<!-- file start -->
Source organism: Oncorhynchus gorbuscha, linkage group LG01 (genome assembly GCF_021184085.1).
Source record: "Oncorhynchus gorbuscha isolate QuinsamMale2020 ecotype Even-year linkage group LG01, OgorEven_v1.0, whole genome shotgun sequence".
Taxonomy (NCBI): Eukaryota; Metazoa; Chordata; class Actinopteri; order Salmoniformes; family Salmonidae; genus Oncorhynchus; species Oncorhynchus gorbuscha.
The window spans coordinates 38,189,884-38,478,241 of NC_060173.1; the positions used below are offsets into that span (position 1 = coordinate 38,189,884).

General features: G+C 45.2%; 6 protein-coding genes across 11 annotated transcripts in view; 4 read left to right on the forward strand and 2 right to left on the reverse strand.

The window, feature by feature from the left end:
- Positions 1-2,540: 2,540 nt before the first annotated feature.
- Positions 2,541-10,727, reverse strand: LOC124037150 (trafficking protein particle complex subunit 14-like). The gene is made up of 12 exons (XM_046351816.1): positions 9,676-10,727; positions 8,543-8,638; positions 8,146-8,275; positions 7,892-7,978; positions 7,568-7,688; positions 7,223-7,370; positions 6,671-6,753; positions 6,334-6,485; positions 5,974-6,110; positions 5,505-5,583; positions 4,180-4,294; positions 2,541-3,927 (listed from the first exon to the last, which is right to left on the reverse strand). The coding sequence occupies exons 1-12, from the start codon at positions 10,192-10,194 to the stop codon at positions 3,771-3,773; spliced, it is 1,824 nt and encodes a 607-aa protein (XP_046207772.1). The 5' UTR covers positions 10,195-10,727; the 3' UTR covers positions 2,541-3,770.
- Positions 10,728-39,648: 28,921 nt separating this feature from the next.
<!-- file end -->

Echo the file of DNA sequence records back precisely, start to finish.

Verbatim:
Source organism: Oncorhynchus gorbuscha, linkage group LG01 (genome assembly GCF_021184085.1).
Source record: "Oncorhynchus gorbuscha isolate QuinsamMale2020 ecotype Even-year linkage group LG01, OgorEven_v1.0, whole genome shotgun sequence".
Taxonomy (NCBI): Eukaryota; Metazoa; Chordata; class Actinopteri; order Salmoniformes; family Salmonidae; genus Oncorhynchus; species Oncorhynchus gorbuscha.
The window spans coordinates 38,189,884-38,478,241 of NC_060173.1; the positions used below are offsets into that span (position 1 = coordinate 38,189,884).

General features: G+C 45.2%; 6 protein-coding genes across 11 annotated transcripts in view; 4 read left to right on the forward strand and 2 right to left on the reverse strand.

The window, feature by feature from the left end:
- Positions 1-2,540: 2,540 nt before the first annotated feature.
- Positions 2,541-10,727, reverse strand: LOC124037150 (trafficking protein particle complex subunit 14-like). The gene is made up of 12 exons (XM_046351816.1): positions 9,676-10,727; positions 8,543-8,638; positions 8,146-8,275; positions 7,892-7,978; positions 7,568-7,688; positions 7,223-7,370; positions 6,671-6,753; positions 6,334-6,485; positions 5,974-6,110; positions 5,505-5,583; positions 4,180-4,294; positions 2,541-3,927 (listed from the first exon to the last, which is right to left on the reverse strand). The coding sequence occupies exons 1-12, from the start codon at positions 10,192-10,194 to the stop codon at positions 3,771-3,773; spliced, it is 1,824 nt and encodes a 607-aa protein (XP_046207772.1). The 5' UTR covers positions 10,195-10,727; the 3' UTR covers positions 2,541-3,770.
- Positions 10,728-39,648: 28,921 nt separating this feature from the next.